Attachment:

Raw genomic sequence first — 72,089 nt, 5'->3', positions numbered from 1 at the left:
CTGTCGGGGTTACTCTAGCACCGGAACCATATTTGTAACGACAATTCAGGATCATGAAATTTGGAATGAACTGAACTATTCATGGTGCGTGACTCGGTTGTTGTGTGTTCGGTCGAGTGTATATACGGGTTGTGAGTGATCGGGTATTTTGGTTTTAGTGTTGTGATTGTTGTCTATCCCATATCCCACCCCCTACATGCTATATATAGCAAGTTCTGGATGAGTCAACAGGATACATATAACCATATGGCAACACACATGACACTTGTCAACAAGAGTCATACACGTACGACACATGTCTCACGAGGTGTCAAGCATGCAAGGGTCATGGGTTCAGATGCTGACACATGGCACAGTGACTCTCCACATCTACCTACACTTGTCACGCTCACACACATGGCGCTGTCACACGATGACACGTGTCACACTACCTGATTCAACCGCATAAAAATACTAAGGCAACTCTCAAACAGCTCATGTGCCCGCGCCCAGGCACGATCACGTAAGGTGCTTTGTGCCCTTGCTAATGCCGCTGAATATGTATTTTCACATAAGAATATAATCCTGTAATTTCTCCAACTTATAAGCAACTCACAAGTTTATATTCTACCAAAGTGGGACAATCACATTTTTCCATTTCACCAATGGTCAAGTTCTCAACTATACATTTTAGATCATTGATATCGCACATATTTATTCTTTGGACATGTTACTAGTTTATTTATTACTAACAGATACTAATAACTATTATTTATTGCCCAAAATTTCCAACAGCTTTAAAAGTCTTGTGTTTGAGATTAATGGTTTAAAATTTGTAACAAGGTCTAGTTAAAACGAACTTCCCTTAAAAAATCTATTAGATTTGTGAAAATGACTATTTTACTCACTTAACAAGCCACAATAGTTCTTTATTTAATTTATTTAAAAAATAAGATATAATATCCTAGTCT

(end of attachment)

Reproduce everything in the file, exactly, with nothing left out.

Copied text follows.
Raw genomic sequence first — 72,089 nt, 5'->3', positions numbered from 1 at the left:
CTGTCGGGGTTACTCTAGCACCGGAACCATATTTGTAACGACAATTCAGGATCATGAAATTTGGAATGAACTGAACTATTCATGGTGCGTGACTCGGTTGTTGTGTGTTCGGTCGAGTGTATATACGGGTTGTGAGTGATCGGGTATTTTGGTTTTAGTGTTGTGATTGTTGTCTATCCCATATCCCACCCCCTACATGCTATATATAGCAAGTTCTGGATGAGTCAACAGGATACATATAACCATATGGCAACACACATGACACTTGTCAACAAGAGTCATACACGTACGACACATGTCTCACGAGGTGTCAAGCATGCAAGGGTCATGGGTTCAGATGCTGACACATGGCACAGTGACTCTCCACATCTACCTACACTTGTCACGCTCACACACATGGCGCTGTCACACGATGACACGTGTCACACTACCTGATTCAACCGCATAAAAATACTAAGGCAACTCTCAAACAGCTCATGTGCCCGCGCCCAGGCACGATCACGTAAGGTGCTTTGTGCCCTTGCTAATGCCGCTGAATATGTATTTTCACATAAGAATATAATCCTGTAATTTCTCCAACTTATAAGCAACTCACAAGTTTATATTCTACCAAAGTGGGACAATCACATTTTTCCATTTCACCAATGGTCAAGTTCTCAACTATACATTTTAGATCATTGATATCGCACATATTTATTCTTTGGACATGTTACTAGTTTATTTATTACTAACAGATACTAATAACTATTATTTATTGCCCAAAATTTCCAACAGCTTTAAAAGTCTTGTGTTTGAGATTAATGGTTTAAAATTTGTAACAAGGTCTAGTTAAAACGAACTTCCCTTAAAAAATCTATTAGATTTGTGAAAATGACTATTTTACTCACTTAACAAGCCACAATAGTTCTTTATTTAATTTATTTAAAAAATAAGATATAATATCCTAGTCT